Date of Submission
Doctor of Psychology (PsyD)
Robert A DiThomaso, PhD, ABPP
Elizabeth Gosch, PhD, Chairperson
Petra Kottsieper, PhD
Mary Brownsberger, PsyD, ABPP
The purpose of this study was to evaluate functional outcomes among individuals with acquired brain injury who received treatment at a postacute brain injury rehabilitation program over a 3-year period (2008 to 2010). Participation in community and/or social roles, supervision required, and adaptive functioning outcomes were evaluated in a sample of 109 adults (71% male, 29% female; 88.1% White, 11.9% non-White; 67.9% injured at 18 years of age or older, 32.1% injured at under 18 years of age). Contrary to the hypotheses, there was a statistically significant increase in adaptive functioning and supervision required scores, suggesting increasing impairment over time. Though statistically significant, these results may not be clinically significant. There was no difference in participation over time. Results indicated no significant difference in outcome across gender, age at injury, or ethnicity. The results of this study highlight the importance of considering time since injury as a confound in brain injury research and statistical versus clinical significance when interpreting research findings.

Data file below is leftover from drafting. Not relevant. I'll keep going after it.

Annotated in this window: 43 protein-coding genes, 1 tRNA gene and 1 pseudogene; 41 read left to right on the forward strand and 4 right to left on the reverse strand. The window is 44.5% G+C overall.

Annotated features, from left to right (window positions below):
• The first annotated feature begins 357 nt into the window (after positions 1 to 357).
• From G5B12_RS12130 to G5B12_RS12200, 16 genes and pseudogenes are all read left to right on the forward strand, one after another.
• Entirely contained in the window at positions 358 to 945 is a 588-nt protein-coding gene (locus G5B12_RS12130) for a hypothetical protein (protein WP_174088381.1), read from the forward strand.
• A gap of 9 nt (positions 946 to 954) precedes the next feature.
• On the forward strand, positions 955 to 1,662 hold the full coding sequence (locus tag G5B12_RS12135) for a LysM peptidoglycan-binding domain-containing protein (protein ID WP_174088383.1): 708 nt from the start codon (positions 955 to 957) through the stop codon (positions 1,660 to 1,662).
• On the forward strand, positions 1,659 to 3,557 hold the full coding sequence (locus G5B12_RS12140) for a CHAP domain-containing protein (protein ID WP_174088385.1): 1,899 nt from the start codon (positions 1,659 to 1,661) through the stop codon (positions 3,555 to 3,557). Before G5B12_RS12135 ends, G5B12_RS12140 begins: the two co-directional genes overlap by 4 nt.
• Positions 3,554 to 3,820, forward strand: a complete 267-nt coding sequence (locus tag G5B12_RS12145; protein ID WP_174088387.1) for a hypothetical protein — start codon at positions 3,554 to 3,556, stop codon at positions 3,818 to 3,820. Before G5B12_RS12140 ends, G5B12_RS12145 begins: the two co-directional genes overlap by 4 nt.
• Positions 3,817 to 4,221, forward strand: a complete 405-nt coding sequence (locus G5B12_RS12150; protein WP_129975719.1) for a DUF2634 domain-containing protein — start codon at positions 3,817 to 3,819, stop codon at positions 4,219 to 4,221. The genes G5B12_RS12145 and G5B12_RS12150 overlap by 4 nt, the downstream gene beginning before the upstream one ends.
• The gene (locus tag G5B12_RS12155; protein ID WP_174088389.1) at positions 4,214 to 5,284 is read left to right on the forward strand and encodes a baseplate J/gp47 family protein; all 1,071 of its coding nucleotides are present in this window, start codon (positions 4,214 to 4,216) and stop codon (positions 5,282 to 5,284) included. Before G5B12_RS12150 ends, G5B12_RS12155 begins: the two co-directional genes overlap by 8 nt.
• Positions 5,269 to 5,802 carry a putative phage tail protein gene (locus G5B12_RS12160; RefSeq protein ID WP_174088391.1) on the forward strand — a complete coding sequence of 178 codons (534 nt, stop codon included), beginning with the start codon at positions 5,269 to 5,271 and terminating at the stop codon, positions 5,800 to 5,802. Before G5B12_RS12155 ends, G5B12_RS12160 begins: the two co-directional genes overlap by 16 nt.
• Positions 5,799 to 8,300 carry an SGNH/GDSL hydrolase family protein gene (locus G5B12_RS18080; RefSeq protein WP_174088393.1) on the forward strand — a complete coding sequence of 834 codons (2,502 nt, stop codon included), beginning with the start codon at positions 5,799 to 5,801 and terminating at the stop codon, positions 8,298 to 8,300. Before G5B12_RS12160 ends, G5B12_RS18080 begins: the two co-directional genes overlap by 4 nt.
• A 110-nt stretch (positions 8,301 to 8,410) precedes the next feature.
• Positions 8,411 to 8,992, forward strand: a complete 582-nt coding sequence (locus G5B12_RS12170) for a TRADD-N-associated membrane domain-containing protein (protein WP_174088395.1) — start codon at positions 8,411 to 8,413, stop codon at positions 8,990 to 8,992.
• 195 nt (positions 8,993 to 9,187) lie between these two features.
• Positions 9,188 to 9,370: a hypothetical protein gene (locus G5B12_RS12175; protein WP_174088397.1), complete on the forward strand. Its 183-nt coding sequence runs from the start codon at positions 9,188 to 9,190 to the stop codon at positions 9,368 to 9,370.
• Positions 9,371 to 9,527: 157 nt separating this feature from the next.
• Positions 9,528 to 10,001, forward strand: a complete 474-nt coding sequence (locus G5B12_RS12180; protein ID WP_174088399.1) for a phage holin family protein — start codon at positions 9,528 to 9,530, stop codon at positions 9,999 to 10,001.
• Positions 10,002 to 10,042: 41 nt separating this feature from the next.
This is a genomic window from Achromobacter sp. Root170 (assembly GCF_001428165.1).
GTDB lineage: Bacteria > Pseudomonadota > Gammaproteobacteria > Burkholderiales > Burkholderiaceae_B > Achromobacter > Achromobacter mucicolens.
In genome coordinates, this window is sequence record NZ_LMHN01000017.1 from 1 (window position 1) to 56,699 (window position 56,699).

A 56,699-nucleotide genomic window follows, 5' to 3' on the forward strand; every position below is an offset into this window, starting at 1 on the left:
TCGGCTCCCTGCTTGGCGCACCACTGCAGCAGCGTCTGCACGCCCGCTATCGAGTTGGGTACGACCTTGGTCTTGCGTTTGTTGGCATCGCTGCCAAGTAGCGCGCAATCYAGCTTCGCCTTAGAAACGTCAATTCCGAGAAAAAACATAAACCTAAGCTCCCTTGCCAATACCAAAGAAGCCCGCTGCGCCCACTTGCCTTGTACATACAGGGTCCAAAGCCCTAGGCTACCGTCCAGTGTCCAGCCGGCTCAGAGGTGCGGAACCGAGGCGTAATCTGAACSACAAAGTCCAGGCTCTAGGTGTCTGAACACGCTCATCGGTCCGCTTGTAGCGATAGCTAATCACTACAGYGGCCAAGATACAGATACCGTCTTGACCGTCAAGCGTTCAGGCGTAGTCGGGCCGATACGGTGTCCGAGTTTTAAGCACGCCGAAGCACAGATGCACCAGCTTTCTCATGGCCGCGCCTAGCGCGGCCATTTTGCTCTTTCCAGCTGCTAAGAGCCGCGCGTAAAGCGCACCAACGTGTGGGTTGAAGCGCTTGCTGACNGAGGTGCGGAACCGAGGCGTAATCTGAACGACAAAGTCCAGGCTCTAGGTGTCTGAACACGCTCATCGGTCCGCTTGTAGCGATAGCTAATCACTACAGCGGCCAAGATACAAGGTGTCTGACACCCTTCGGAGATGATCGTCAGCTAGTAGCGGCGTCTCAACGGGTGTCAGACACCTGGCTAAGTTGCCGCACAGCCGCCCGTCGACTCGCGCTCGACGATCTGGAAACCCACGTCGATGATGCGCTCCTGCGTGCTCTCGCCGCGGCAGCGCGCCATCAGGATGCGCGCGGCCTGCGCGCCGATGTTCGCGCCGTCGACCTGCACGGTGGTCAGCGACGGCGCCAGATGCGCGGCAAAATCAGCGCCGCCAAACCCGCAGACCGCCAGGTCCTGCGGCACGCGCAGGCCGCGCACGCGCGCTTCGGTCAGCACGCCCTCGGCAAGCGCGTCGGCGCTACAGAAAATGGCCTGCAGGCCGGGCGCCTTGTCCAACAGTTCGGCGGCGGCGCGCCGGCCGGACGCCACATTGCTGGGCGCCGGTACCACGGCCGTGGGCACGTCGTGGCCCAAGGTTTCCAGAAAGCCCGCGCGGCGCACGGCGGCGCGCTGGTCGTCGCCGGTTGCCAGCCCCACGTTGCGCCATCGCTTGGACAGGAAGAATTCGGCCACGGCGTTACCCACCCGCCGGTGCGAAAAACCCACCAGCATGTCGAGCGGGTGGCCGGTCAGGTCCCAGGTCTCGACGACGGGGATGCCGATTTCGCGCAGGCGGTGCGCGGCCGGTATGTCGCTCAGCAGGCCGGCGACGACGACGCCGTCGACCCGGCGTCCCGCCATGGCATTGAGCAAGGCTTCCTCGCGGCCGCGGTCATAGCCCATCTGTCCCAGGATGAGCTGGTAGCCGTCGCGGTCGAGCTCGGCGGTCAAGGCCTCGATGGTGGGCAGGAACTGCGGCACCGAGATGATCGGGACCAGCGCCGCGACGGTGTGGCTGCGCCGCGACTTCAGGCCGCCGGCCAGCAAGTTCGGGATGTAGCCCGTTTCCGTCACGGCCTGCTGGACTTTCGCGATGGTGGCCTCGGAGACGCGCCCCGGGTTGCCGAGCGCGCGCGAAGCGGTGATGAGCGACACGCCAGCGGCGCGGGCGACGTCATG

Brahmstadt, Esther, "Functional Outcomes in a Postacute Brain Injury Rehabilitation Program" (2012). PCOM Psychology Dissertations. 214.